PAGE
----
JOURNAL STAFF REPORT
Life-sized New Mexico dinosaurs and other extinct reptiles attracted huge crowds in Japan – almost 600,000 visitors – during a monthslong, three-city tour of the nation.
“The Japanese we worked with combined cutting-edge robotics technology to create a mesmerizing, life-size reconstruction of the New Mexico dinosaur Bistahieversor that left me speechless,” said Thomas Williamson, museum curator for the New Mexico Museum of Natural History & Science, in a news release.
Working with the Fukui Prefectural Dinosaur Museum and the Yomiuri Shimbun newspaper, the New Mexico Museum of Natural History & Science loaned seven paleontological specimens and three casts to the Fukui Prefectural Dinosaur Museum as part of a traveling exhibition that ended in September at a museum outside of Tokyo.
The Great Journey of Dinosaurs exhibition first appeared at the Fukui Prefectural Museum, Fukui, Japan, starting in July for a 95-day showing.
Specimens loaned for the exhibition include Late Triassic – about 220 million years old – fossils, such as bones and casts of the early dinosaur and New Mexico state fossil, Coelophysis; a nearly complete skeleton of the armored reptile Typothorax; and the skulls of two crocodile-like phytosaurs.
The museum also loaned a partial skull of the Late Cretaceous – about 74 million years old – horned dinosaur Pentaceratops.
The exhibit also showed in Nagoya, the fourth-largest city in Japan, for 60 days at the Nagoya City Science Museum, Aichi Prefecture.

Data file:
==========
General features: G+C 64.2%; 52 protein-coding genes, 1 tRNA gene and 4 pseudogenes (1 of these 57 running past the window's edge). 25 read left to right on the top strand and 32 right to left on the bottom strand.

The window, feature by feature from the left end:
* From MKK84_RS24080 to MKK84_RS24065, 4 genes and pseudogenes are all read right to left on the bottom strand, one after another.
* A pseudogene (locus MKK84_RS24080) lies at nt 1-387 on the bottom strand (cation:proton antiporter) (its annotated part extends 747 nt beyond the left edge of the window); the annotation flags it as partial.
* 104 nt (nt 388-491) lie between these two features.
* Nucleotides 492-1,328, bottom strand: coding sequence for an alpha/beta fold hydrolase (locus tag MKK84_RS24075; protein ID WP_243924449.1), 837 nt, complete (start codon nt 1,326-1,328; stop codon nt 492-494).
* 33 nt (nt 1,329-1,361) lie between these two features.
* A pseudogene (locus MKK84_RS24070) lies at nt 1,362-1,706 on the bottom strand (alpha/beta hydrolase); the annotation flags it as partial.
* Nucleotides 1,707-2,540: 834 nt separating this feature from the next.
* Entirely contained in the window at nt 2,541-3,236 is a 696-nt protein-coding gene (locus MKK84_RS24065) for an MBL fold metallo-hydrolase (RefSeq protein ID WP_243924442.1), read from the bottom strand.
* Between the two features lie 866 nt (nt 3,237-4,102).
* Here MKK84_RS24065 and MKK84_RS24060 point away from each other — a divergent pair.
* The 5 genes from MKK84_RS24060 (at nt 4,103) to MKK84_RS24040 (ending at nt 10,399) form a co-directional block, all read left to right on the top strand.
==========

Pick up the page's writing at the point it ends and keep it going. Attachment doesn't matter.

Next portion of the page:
The Nagoya City Science Museum show featured materials from the Albuquerque museum, the Institute of Vertebrate Paleontology and Paleoanthropology, Beijing, and the Zhejiang Museum of Natural History, along with collections from the Fukui Prefectural Dinosaur Museum, which produced the exhibition.
New Mexico Museum of Natural History & Science Director Margie Marino and Williamson traveled to the opening of the exhibition in both Fukui and Nagoya to join in the ribbon-cutting and celebration, as well as to ensure the safety of the collection as it was packed and moved from place to place.
The third and final exhibition closed in September at the Makuhari Messe Convention Center, Chiba City, Tokyo.
“These New Mexico Museum of Natural History & Science collections have been safely packed up and shipped home after being seen by hundreds of thousands of people, and adds to the Museum’s prestige and impact,” Marino said in a statement. “And the Japanese have expressed a great willingness to continue to work with this Museum.”
We welcome suggestions for the daily Bright Spot. Send to firstname.lastname@example.org.
Opening day of the “A Great Journey of Dinosaurs” exhibit at the Fukui Prefectural Dinosaur Museum, Fukui, Japan, in July in front of the animatronics Bistahieversor sealeyi, a tyrannosaur dinosaur known only from New Mexico.
Ribbon cutting ceremony with New Mexico Museum of Natural History and Science, Executive Director, Margie Marino at the opening of the “A Great Journey of Dinosaurs” exhibit at the Fukui Prefectural Dinosaur Museum, Fukui, Japan in July.
Technicians at the Nagoya Science Center, Japan, unpack a fossil from the New Mexico Museum of Natural History and Science on display in preparation for the opening of “A Great Journey of Dinosaurs” exhibit.